Colmobonalism is the name given to a set of limitations that govern the C-state (Fractal density) of any VX module. The maximum C-state of any given module cannot exceed the power input times Yalgeth to the Delta coeffecient of the system, and cannot produce a stable C-state lower than 4Y divided by the aforementioned delta coefficient. Various attempts have been made to create systems that are quasi-stable at higher C-states than Colmobonalism allows, but all modules presented have been deemed either unreliable or untestable.

The first person to discover and publish the theories that would lead to the development of Colmobonalism was Ulseid, an otherwise unknown Scottish VX researcher and social activist who wanted to fund research and implementation of VX modules in infrastructure and government-owned fishing operations during the VX renassiance of the late 1980's. His first results came trying to achieve a C-state of 0.0379 to de-entrabulate water over a range of several metres increase the fish yield in the Penwhapple reservoir. After several failed experiments and repeated upgrades of his VX module to increase the delta value, he instead decided to develop a theory of this upward limitation so that he could more accurately account for future possible VX applications. He published his results anonymously to avoid the attention of security forces, attaching the name of his birthplace, Colmonell, to his theory. He was only revealed as its author when his documents were released after his death on June 9th, 1986.

The causes of Colmobonalism have few testable theories, and have largely gone unexplored until the recent announcement from the Breckental Society to undergo commercialization. It is widely thought that the limitations arise due to pulse pattern constraint effects of Sigma-Beta quantum fluctuations (Qnl), which was found via quaternion analysis of the CMBR (Cosmic Microwave Background radiation). This theory is co-published by Ernest Fankel in the Green Book.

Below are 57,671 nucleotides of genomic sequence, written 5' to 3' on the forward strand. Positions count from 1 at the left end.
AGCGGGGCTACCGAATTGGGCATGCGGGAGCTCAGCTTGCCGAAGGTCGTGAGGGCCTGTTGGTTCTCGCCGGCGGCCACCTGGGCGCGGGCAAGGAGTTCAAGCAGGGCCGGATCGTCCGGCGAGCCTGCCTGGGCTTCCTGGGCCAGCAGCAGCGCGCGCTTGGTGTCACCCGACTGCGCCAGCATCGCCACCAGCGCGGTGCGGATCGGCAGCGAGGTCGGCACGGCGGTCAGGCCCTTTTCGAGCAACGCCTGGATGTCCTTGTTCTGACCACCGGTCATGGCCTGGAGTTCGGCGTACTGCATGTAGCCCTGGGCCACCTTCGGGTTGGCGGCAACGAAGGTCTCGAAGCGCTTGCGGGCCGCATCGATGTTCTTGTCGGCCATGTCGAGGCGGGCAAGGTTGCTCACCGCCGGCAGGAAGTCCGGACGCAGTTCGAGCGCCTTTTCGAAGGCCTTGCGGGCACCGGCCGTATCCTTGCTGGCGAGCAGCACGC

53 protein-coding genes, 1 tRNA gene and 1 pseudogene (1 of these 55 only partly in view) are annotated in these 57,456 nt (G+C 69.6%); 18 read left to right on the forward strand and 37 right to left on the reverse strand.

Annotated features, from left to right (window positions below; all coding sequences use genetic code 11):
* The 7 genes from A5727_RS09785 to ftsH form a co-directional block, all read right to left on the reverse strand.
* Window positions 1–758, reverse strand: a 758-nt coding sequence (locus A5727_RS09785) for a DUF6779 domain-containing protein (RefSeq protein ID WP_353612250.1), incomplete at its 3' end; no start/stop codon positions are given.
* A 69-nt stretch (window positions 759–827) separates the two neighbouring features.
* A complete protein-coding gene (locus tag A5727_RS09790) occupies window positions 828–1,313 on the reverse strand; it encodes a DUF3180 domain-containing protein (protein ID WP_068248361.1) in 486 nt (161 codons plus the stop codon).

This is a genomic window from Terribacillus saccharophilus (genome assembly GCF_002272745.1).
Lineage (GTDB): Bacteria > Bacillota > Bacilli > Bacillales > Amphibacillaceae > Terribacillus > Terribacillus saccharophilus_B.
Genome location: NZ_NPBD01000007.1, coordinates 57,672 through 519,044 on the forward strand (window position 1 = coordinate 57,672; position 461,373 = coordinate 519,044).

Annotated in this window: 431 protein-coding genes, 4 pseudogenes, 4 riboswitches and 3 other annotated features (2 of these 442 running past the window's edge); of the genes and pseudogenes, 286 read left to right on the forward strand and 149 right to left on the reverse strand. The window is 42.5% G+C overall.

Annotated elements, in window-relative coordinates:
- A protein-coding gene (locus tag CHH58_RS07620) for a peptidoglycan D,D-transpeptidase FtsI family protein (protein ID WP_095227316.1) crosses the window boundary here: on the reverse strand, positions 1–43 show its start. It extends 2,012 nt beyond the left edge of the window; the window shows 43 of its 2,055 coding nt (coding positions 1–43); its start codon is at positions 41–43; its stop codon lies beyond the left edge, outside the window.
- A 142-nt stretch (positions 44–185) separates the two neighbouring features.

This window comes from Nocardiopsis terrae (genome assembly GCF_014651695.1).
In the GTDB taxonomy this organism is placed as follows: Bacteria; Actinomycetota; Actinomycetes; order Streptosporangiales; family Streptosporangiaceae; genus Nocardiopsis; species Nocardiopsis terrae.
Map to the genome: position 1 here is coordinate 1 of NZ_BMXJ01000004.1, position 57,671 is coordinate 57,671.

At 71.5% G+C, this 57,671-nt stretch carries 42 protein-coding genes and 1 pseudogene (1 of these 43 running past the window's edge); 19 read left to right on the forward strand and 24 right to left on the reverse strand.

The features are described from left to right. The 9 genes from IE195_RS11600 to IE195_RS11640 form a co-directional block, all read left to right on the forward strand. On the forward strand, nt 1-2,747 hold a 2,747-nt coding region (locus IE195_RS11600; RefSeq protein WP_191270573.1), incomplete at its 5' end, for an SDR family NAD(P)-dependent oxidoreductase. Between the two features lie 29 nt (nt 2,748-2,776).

Some VX modules have been observed to reliably subsist quasi-states lower than Colmobonalism allows with increased DC input under advanced ++j H-m40 wiring protocols. This has been termed the "Paradoxical Output Problem" (also known as "Pxo"). Homeo-justification is the only current means to explore the paradoxical output problem, the apparent disjointing of Qnl sectors in modern VX energistics technology when the ratio of system output and input is delinearized and represented as a fractal density map.

Recent theoretical work by Emily Jordan et al. suggests that the m40 protocols unintentionally increase the dimension of the Rykin field to which the ferrocore is exposed, thereby modifying the limit imposed by Yalgeth's law, and allowing the C-state limitations to be overcome. While promising, this theory still needs to be tested at higher-epsilon Rykin fields.

There are jordan curvature boundaries (Dormison) that make homeomorphic acceleration impossible in the N-4th dimension and below. This is due to a subfactoring problem in the third quadrant of the Ziemann-Ulseid (Qnl) field when considering the trisection of congruent entropy matrices.

Ulseid however was able to expand variant Qnl-M sectors past a 2nd level parability structure, resulting in stablized but nonlocal effect. This lead to the development of P-wheel sectoring techniques starting in 1991. Statistical analysis of these systems results in nonfactoring loop breakdown, making any output "blind" until the parability structure is removed from a closed group. One-way interference using this method is achievable, but only if parability is not compromised in a way that breaks interloop protocol.

Construction of parability containment filters mandates the receptive grounding resonance from H-factor material or its Tungsten and Titanium alloys. This has caused debate among scholars as to the feasibility of pre-Jordan factorization and reliability of equivalent parability structures used in a practical context in regards to qubit information loss and entropy acceleration.

Nelson G. claimed isolated results of qubit loss in a parability system in the mid-1990s, but his results have not been repeated, and have major methodological flaws, for example uncontrolled retropreselective sampling deviations and planarization normality singularities. Until quantifiable methods are developed to measure and control both of these sources of variability, research on this topic is unable to proceed.

Electrical Involuteness of H-factor materials has also been called into question, as any exposure to DC results in A.C.R (Auto-Ceramic Recoil). This has thought to be the result of the shifting of Qnl sectoring to be adjunct to Time-Space concordance, thus DC exposure has been throughly discouraged as it results in destruction of valuable H-factor material and can cause retroactive impedence delay.